Wednesday, April 30, 2008
Every summer an invasive grass fills my garden like a gently rising flood. Until mid-summer it's hardly noticeable, then suddenly it springs up to two or three feet, thick masses that lean over and flatten in rain, literally swamping smaller plants. The annual guerrilla action of Japanese Stilt Grass (Microstegium vimineum) sends me into periods of depression and despair alternating with hope for its eventual eradication.
Most agricultural research in the U.S. offers limited measures for control of large areas of infestation. There are three methods for control: use of herbicides, hand pulling late in the season (late to limit time for regeneration from the seed bank), and mowing late in the season (early mowing seems to promote rapid regrowth and seed formation).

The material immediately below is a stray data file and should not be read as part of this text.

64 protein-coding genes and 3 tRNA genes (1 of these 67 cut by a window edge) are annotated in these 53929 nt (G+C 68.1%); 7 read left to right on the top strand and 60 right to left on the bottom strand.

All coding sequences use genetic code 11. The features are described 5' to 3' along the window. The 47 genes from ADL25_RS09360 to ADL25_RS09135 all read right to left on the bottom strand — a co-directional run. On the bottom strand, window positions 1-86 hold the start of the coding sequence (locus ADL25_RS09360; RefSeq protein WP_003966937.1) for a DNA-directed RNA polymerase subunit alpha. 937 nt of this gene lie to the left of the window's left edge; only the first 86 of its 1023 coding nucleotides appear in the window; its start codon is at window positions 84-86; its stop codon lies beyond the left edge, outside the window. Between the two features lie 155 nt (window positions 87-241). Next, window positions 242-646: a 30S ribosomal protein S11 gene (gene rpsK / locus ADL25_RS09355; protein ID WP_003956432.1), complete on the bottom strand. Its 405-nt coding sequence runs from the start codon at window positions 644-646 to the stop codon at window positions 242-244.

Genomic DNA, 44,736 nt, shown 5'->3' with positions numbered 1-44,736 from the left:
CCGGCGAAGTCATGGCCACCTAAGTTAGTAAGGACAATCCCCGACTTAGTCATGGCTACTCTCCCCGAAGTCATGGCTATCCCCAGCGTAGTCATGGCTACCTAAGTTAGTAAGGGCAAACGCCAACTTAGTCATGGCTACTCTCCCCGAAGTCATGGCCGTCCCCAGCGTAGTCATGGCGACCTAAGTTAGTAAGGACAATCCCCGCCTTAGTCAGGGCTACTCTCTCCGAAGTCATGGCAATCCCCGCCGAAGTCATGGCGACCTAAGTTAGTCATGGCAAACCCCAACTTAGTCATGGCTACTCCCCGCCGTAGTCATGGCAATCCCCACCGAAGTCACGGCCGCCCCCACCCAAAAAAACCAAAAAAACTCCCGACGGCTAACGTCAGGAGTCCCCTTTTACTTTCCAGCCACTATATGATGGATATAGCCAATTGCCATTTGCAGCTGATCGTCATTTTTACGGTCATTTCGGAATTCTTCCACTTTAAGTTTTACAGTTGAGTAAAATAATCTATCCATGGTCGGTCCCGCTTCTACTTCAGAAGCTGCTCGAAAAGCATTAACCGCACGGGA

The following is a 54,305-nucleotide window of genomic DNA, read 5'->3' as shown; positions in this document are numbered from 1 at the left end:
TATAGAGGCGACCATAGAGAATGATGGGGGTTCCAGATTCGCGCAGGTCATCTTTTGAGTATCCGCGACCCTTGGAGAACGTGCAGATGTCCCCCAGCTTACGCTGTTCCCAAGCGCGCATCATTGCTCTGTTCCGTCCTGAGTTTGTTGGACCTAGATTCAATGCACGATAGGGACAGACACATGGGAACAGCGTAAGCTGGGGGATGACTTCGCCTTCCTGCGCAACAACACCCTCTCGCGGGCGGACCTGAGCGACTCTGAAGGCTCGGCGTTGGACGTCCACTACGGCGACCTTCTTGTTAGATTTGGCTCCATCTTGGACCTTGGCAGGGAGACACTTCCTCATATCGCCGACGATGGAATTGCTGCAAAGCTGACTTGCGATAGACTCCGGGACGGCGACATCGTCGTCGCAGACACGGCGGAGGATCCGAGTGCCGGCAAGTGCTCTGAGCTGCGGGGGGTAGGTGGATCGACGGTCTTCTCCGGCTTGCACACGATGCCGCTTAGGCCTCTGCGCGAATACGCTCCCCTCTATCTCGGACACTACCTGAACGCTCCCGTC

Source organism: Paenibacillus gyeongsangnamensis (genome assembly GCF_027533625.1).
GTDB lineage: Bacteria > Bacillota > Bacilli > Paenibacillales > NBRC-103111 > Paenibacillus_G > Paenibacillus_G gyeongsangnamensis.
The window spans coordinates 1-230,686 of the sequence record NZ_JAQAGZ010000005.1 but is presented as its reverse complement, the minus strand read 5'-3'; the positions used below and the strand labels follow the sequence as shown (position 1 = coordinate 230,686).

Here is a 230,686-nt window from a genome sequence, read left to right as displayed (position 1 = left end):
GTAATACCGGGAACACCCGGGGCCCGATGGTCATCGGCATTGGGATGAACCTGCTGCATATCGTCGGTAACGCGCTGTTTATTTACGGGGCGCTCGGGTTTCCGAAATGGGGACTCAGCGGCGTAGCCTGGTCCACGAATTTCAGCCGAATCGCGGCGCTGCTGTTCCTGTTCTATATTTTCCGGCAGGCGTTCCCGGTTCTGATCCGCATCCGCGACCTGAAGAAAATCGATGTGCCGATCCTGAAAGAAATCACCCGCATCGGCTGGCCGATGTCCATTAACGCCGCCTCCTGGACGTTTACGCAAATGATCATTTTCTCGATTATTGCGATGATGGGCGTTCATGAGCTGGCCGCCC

Fortunately this is an annual grass, so it should be controllable with a preemergent or some other herbicide applied later in the season. Since I rely on seeded plantings to be an important part of my garden, particularly for weed suppressing groundcover, I'm reluctant to use a preemergent. For the same reason, I'm reluctant to use herbicide later in the season.
Last summer I tried mowing in early fall, but not early enough I'm afraid, because seed formation already had begun. This summer, I'll try hand pulling, which is quite easy in wet ground but a real chore over an acre, followed by mowing. Yes, I'll also mow the first year seeded plants, but most of those will probably not be harmed and will return the following year with more vigor.
If anyone who reads this has had any success eradicating Japanese Stilt Grass, I'd appreciate hearing how you did it.
And that photo at the top? It's not my garden.